What constituted such a case ? "A case in law or equity” is a term well understood, and of limited signification. It is “a controversy between parties which has taken a shape for judicial decision." (Speech of Chief Justice Marshall in the matter of Nash alias Robbins, note to Bee,' 277.) It is defined also in 9 Wheat. 819. “This clause" (1st clause, 2d sect. 3d art: Constitution United States) "enables the judicial department to receive jurisdiction to the full extent of the constitution, laws, and treaties of the United States, when any question respecting them shall assume such a form that the judicial power is capable of acting upon it. That power is capable of acting only when the subject is submitted to it by a party who asserts his rights in the form prescribed by law. It then becomes a case, and the constitution declares, that the judicial power shall extend to all cases arising under the constitution, laws, and treaties of the United States."

To make such a case a controversy, there must be, 1. Parties capable of suing and being sued. 2. A subject matter proper for judicial decision.

1. It could not be questioned that here were such parties. They were within the very words of the constitution. That clausė admitted at the same time, that there might be subjects of judicial controversy between such parties; there is, therefore, no presumption from their character against the jurisdiction. It might be, that a question between the United States and a foreign state, arising upon a treaty, could not be a case of judicial cog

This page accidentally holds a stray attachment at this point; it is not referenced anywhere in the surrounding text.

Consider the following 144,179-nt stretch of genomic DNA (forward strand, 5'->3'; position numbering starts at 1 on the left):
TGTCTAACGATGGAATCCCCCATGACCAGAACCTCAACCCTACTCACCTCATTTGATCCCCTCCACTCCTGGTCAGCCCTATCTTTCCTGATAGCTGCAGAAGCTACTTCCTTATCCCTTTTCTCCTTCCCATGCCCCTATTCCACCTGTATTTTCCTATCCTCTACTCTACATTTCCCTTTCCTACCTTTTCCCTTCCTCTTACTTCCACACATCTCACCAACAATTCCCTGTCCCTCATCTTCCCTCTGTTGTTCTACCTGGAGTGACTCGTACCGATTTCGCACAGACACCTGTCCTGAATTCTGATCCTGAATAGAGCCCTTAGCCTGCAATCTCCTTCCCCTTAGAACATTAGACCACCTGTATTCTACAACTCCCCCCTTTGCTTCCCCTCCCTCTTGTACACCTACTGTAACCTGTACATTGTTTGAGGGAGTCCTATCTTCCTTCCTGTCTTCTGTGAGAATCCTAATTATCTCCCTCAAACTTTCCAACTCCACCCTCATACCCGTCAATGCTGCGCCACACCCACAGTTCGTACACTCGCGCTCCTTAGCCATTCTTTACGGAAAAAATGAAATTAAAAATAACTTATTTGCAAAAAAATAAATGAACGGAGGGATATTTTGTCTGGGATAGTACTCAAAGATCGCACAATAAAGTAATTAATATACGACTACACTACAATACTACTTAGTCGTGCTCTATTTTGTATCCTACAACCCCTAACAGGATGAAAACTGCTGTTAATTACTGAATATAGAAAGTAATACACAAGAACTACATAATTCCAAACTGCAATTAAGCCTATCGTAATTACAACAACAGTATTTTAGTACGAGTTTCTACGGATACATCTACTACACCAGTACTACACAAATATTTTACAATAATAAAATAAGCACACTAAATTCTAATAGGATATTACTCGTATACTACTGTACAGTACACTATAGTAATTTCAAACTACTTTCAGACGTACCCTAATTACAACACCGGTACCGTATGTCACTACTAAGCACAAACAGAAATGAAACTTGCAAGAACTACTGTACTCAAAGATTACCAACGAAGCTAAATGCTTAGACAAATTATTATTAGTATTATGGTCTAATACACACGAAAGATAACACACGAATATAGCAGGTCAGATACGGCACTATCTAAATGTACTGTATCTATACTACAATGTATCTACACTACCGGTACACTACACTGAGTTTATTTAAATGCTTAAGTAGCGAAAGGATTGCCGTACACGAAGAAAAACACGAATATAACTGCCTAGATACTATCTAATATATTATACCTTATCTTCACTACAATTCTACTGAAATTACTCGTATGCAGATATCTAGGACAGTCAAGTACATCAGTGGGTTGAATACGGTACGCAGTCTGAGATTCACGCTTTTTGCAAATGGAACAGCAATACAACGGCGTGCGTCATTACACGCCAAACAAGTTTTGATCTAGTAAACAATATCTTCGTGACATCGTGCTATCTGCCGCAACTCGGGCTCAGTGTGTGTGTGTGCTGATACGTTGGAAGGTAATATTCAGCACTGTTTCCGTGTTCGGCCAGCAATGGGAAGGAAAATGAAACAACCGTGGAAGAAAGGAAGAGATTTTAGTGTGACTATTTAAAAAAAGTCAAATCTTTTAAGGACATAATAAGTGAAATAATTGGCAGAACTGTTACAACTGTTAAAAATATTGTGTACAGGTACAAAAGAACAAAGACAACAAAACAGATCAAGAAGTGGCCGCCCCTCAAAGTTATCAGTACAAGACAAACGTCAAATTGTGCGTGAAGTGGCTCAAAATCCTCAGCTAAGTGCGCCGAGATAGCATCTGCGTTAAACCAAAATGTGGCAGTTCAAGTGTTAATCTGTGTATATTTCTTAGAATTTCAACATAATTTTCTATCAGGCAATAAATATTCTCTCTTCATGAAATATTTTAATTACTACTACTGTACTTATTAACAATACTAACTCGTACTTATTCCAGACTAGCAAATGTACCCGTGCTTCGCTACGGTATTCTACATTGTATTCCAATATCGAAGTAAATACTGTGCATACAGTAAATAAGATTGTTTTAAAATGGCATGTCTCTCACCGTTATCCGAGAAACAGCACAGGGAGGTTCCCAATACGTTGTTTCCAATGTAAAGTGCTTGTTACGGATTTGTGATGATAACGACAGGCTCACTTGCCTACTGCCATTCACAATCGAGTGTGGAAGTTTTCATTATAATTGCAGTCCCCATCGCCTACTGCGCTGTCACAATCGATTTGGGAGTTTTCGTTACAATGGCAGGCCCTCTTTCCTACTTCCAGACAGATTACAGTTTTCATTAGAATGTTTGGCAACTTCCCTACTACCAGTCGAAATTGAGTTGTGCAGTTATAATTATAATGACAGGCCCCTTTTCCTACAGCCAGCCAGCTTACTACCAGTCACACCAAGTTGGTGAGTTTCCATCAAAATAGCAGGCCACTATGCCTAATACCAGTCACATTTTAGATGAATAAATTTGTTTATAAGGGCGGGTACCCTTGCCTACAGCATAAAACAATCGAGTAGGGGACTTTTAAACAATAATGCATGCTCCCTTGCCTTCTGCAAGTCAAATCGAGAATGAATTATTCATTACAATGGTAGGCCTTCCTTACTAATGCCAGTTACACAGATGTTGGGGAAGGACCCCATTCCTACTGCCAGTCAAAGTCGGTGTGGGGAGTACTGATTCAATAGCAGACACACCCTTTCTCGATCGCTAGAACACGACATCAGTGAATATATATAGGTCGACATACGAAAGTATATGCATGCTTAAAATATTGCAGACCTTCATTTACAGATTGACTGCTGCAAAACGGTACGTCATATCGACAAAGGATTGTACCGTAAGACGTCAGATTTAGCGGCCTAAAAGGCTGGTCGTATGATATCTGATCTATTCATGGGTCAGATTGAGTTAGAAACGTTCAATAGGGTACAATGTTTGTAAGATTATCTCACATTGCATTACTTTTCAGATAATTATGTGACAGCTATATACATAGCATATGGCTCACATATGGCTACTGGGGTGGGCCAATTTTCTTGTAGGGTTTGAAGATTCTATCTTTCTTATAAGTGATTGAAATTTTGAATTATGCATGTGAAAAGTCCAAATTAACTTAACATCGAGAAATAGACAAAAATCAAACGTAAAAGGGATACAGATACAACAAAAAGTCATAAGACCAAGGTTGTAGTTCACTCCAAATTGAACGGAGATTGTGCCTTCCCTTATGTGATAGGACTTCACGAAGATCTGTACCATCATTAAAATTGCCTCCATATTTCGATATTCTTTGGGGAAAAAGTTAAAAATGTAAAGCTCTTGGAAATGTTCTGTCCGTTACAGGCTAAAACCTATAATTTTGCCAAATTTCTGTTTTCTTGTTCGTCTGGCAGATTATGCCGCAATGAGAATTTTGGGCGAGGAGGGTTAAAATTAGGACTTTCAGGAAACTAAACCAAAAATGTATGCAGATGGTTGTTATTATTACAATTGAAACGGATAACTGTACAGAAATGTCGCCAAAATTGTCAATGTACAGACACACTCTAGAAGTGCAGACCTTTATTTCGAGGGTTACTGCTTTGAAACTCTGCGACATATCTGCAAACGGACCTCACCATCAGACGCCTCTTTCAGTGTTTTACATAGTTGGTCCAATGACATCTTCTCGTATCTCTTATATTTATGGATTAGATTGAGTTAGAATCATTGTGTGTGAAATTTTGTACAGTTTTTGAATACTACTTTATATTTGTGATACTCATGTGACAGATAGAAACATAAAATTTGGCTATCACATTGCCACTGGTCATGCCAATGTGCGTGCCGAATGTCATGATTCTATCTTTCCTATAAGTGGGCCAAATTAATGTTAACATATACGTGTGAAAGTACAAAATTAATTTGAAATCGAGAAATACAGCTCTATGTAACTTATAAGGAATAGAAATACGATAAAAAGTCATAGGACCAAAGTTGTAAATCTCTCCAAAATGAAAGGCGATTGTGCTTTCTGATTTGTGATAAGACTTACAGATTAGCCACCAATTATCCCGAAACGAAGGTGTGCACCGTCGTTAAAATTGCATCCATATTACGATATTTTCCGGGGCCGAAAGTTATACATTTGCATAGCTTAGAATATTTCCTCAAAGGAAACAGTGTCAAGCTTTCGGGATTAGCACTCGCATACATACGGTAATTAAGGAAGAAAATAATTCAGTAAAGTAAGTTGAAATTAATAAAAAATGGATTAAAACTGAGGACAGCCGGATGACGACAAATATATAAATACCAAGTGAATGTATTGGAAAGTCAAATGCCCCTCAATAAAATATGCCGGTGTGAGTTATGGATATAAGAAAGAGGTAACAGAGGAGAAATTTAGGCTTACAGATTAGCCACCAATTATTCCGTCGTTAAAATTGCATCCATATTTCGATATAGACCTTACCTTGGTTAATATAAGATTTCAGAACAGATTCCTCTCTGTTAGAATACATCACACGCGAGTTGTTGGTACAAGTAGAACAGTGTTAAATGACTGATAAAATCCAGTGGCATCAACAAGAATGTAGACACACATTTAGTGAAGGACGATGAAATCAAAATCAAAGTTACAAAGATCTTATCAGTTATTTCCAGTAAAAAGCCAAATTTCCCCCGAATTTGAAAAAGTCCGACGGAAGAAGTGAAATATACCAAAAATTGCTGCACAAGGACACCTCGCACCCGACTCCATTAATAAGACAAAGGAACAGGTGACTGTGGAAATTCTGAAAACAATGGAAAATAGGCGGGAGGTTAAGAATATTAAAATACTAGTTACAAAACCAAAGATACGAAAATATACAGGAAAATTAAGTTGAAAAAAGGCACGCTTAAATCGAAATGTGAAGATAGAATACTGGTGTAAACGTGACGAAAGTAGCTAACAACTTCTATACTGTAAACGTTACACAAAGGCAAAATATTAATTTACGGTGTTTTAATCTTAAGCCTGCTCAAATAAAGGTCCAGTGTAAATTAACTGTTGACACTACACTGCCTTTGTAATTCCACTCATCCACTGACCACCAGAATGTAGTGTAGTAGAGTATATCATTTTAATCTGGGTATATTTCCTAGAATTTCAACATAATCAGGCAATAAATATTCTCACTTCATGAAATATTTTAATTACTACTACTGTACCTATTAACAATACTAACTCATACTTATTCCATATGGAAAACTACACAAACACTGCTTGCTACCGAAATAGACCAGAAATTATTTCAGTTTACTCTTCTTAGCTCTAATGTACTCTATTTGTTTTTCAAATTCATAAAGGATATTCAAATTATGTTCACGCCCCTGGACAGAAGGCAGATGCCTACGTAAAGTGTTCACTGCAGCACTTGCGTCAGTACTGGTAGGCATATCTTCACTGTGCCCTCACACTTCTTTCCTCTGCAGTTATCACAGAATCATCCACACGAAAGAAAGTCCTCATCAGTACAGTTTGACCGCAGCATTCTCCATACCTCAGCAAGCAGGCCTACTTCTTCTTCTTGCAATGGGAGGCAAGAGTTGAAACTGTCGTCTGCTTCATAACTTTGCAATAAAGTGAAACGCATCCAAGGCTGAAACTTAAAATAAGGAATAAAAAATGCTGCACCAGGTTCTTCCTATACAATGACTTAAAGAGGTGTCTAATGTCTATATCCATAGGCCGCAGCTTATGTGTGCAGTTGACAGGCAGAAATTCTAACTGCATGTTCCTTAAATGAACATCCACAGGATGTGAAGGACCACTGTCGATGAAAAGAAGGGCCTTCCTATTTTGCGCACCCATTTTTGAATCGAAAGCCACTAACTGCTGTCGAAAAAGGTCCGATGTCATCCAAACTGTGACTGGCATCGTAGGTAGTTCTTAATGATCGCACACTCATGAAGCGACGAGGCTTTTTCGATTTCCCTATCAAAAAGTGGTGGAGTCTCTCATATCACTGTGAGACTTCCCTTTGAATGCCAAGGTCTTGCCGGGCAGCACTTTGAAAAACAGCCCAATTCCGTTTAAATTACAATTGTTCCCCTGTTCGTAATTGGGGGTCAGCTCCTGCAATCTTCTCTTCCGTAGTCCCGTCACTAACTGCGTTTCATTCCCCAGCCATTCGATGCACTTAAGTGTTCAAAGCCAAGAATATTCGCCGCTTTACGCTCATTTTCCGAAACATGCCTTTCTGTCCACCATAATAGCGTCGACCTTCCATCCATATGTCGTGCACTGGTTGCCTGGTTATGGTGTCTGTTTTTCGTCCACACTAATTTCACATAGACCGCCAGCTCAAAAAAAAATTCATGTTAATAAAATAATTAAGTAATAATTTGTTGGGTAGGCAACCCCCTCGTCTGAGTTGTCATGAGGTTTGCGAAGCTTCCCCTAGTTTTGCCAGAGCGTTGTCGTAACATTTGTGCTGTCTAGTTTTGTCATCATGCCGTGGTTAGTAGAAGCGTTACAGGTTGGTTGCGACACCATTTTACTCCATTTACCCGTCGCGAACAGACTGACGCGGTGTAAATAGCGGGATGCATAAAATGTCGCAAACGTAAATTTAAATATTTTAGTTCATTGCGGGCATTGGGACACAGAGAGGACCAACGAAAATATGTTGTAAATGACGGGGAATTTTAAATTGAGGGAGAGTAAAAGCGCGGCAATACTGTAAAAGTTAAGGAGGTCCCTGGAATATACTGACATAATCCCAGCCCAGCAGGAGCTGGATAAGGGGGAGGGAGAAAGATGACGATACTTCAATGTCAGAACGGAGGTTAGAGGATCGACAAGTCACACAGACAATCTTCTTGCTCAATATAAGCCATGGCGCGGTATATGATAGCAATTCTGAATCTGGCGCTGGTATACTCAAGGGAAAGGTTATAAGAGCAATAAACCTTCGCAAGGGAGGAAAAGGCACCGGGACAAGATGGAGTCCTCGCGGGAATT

nizance; that it would necessarily be political or diplomatic, and not judicial. But a question with a state could not be of that description, because a state could have no political or diplomatic relations. Const. Art. 1, Sect. 10. It was no more diplomatic than if it were the case of an individual complainant. The questions might be precisely the same. Its being the case of a state, defendant, could make no difference, for this court entertained jurisdiction in equity of controversies between states, as in the pending case between New Jersey and New York. As to the parties, there could be no doubt.

2. Was there a subject matter, proper for judicial decision? That must' depend upon the nature of the right which was asserted, and the nature of the wrong which was inflicted or meditated. As to the rights of the complainants, as they were here asserted, they might be considered for the present purpose as founded entirely upon the laws of the United States; that is, upon treaties and upon acts of congress, which were of equal authority. These rights were judicially known to the court as part and parcel of the laws of the United States. not necessary to go out of those laws for the purpose of investigating them. They were not obliged now to explore the original grounds of right, nor to question the European principle of discovery.

Such as they appeared upon the statute book the complainants were willing to consider them; and they asked nothing more than to have them enforced as they there appeared.

Of these rights the Cherokees were in actual possession; with the knowledge and acquiescence of all the authorities of the United States. There was no dispute between them. Their claim was only to be protected from disturbance or interference with their established rights ; and they claimed it against those who were subject to the authority of the laws of the United States and within